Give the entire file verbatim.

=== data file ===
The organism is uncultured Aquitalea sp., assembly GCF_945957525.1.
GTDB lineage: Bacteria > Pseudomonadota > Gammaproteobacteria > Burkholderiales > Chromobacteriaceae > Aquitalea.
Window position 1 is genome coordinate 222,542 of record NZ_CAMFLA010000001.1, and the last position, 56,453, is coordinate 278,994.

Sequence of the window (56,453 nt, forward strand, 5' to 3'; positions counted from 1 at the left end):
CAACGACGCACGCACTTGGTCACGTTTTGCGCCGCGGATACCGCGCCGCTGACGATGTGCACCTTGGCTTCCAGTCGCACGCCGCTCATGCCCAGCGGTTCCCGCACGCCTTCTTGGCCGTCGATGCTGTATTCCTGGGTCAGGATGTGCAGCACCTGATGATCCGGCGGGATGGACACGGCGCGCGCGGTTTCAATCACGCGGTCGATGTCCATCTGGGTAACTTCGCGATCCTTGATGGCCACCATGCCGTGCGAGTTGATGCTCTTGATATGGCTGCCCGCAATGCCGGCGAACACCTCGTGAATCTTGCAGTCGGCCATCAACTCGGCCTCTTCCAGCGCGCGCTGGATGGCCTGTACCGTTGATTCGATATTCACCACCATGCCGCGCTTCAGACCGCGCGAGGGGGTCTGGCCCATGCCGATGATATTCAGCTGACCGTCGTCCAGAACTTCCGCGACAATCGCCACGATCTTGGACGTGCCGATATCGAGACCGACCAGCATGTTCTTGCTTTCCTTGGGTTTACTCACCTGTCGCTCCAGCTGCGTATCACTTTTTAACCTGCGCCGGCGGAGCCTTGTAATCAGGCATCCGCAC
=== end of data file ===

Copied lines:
The organism is uncultured Aquitalea sp., assembly GCF_945957525.1.
GTDB lineage: Bacteria > Pseudomonadota > Gammaproteobacteria > Burkholderiales > Chromobacteriaceae > Aquitalea.
Window position 1 is genome coordinate 222,542 of record NZ_CAMFLA010000001.1, and the last position, 56,453, is coordinate 278,994.

Sequence of the window (56,453 nt, forward strand, 5' to 3'; positions counted from 1 at the left end):
CAACGACGCACGCACTTGGTCACGTTTTGCGCCGCGGATACCGCGCCGCTGACGATGTGCACCTTGGCTTCCAGTCGCACGCCGCTCATGCCCAGCGGTTCCCGCACGCCTTCTTGGCCGTCGATGCTGTATTCCTGGGTCAGGATGTGCAGCACCTGATGATCCGGCGGGATGGACACGGCGCGCGCGGTTTCAATCACGCGGTCGATGTCCATCTGGGTAACTTCGCGATCCTTGATGGCCACCATGCCGTGCGAGTTGATGCTCTTGATATGGCTGCCCGCAATGCCGGCGAACACCTCGTGAATCTTGCAGTCGGCCATCAACTCGGCCTCTTCCAGCGCGCGCTGGATGGCCTGTACCGTTGATTCGATATTCACCACCATGCCGCGCTTCAGACCGCGCGAGGGGGTCTGGCCCATGCCGATGATATTCAGCTGACCGTCGTCCAGAACTTCCGCGACAATCGCCACGATCTTGGACGTGCCGATATCGAGACCGACCAGCATGTTCTTGCTTTCCTTGGGTTTACTCACCTGTCGCTCCAGCTGCGTATCACTTTTTAACCTGCGCCGGCGGAGCCTTGTAATCAGGCATCCGCAC